The Tower of Babel (La Tour de Babel) by Endre Rozsda

Endre Rozsda

The Tower of Babel (La Tour de Babel), 1958, Oil on canvas, 82 x 100 cm (?), ©️ 2022 Artists Rights Society (ARS), New York / ADAGP, Paris; Photo: Courtesy Atelier Rozsda

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Fragile Empires

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Endre Rozsda’s abstract Surrealist painting of the Tower of Babel offers not so much a clear depiction as a suggestion of ideas and forms. The overall impression is one of chaos and colour.

Dark, ladder-like, horizontal forms erupt from the bottom of the painting. Sets of wavy lines counter the strong horizontals, suggesting human forms, but never defining them clearly. Vibrant oranges, reds, and yellows draw the viewer’s attention toward the upper left of the painting, while cooler colours prevail on the right. Zooming in on the painting does not produce further clarity, but makes it appear even more abstract. Confusion abounds. It is an apt metaphor for the Tower of Babel, and (by extension) for the fall of the great imperial cities that are its descendants.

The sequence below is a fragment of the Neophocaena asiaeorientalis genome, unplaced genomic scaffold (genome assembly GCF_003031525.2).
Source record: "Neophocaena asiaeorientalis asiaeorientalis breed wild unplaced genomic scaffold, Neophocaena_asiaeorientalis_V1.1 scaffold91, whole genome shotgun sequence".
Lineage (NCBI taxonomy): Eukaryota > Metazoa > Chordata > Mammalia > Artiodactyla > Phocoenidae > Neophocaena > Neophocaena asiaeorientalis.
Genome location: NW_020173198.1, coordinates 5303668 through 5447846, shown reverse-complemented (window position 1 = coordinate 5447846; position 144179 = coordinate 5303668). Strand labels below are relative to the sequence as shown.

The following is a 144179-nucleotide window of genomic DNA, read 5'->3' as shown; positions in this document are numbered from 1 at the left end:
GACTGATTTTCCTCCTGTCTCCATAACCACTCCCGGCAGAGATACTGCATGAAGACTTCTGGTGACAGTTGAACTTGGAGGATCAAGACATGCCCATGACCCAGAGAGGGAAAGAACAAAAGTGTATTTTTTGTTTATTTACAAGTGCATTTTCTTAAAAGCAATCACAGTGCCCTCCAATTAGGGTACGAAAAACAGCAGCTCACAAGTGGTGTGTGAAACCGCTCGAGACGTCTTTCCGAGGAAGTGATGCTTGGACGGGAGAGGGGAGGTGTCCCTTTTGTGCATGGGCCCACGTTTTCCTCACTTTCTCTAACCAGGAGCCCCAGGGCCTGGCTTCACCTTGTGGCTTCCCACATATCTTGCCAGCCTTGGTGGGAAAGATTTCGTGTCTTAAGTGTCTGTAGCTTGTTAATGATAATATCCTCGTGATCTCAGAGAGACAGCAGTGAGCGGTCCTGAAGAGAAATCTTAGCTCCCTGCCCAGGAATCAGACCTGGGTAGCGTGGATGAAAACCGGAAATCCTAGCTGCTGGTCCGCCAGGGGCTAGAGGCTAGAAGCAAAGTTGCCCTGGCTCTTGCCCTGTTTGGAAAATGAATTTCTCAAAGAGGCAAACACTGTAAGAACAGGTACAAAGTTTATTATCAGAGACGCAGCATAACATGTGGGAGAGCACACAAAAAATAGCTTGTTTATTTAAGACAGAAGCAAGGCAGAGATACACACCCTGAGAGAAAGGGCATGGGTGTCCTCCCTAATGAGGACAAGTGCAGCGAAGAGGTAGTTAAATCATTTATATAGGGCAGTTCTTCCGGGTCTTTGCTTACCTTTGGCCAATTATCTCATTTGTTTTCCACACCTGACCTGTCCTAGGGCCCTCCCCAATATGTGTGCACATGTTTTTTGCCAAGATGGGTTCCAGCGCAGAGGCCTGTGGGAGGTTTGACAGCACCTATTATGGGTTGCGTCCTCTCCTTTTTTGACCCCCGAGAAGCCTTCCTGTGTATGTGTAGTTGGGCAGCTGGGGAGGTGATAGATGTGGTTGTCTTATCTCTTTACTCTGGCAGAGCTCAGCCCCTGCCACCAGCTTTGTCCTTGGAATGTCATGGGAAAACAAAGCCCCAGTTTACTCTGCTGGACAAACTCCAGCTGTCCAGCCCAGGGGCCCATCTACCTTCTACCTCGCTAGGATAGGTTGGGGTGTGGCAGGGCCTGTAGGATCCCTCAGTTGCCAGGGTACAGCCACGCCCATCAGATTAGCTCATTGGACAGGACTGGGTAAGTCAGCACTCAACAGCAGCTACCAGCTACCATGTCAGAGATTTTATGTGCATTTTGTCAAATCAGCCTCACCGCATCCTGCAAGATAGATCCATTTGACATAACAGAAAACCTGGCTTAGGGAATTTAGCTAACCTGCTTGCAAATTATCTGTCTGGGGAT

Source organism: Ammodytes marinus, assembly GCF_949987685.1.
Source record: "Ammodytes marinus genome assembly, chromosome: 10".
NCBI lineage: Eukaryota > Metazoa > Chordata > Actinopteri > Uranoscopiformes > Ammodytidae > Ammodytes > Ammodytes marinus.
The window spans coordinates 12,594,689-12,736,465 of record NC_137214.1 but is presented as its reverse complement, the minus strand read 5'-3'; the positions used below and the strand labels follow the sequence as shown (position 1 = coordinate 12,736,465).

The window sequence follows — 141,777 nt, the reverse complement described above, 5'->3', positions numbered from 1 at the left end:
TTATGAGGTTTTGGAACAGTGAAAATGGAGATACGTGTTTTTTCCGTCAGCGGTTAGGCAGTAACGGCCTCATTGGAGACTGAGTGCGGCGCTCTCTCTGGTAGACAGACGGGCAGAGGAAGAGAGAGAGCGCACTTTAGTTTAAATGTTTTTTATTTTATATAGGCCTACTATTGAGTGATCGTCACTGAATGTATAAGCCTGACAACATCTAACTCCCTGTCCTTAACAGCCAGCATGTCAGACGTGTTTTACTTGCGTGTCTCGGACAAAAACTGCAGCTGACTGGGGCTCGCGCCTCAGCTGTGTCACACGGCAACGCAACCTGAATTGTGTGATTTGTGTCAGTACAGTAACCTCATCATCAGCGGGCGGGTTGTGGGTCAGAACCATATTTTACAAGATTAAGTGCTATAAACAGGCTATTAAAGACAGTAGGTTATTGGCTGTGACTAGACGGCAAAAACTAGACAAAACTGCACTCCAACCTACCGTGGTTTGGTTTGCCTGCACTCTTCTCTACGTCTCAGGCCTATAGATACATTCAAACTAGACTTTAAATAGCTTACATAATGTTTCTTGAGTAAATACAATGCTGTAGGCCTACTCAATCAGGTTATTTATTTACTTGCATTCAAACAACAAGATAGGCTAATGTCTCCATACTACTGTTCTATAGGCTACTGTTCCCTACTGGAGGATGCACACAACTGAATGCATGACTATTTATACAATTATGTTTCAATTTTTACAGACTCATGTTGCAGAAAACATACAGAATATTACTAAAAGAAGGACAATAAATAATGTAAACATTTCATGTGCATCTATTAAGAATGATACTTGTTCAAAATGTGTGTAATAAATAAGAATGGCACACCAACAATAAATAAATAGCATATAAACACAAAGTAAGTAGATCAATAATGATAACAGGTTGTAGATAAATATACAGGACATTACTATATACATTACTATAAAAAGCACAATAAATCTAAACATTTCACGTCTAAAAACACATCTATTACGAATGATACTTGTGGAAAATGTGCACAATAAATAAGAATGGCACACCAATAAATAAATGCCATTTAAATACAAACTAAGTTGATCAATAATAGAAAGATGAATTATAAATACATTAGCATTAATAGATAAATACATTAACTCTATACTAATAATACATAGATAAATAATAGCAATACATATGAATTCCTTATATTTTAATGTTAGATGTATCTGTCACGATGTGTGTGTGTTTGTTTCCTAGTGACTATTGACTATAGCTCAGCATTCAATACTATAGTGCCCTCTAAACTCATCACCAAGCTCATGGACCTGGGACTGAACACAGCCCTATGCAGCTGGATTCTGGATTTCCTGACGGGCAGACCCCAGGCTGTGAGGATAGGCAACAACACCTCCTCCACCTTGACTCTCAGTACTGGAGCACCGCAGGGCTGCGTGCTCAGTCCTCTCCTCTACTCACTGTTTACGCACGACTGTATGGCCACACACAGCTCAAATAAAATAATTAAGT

Like other Surrealists, Rozsda was interested in exploring the unconscious mind through his painting. Instead of representing Babel/Babylon as a symbol of human achievement or as a symbol of human folly, Rozsda allowed his painting of the tower to emerge from a place of complexity and mixed feelings. He described his work as a ‘research space’ where he explored the themes of time, perception, colour, and architectural forms (Rosenberg 1998). The painting represents the tower as a kind of paradox: it seems that people are climbing scaffolding to create the tower and, at the same time, the piecemeal nature of the painting makes it seem as though the tower is crumbling and falling. Construction and deconstruction are happening simultaneously. The painting depicts a kind of history of overweening human ambition. 

The abstract imagery of fragmentation and distorted time feels applicable to the destruction of the city of Babylon, the home of the mythic Tower of Babel. Roszda painted this in Paris after fleeing the Hungarian Revolution before it was crushed by the Soviets. The chaos and disorder of this painting is a haunting memorial to the difficulty of challenging fragile empires, echoing in the biting words of the angel in Revelation 18:6 (NRSV), ‘Render to her as [Babylon] herself has rendered’.



Rosenberg, David. 1998. ‘Entretiens avec Endre Rozsda’, in Endre Rozsda: Retrospective ed. by Magyar Balint (Budapest: Mucsarnok), pp. 75–89

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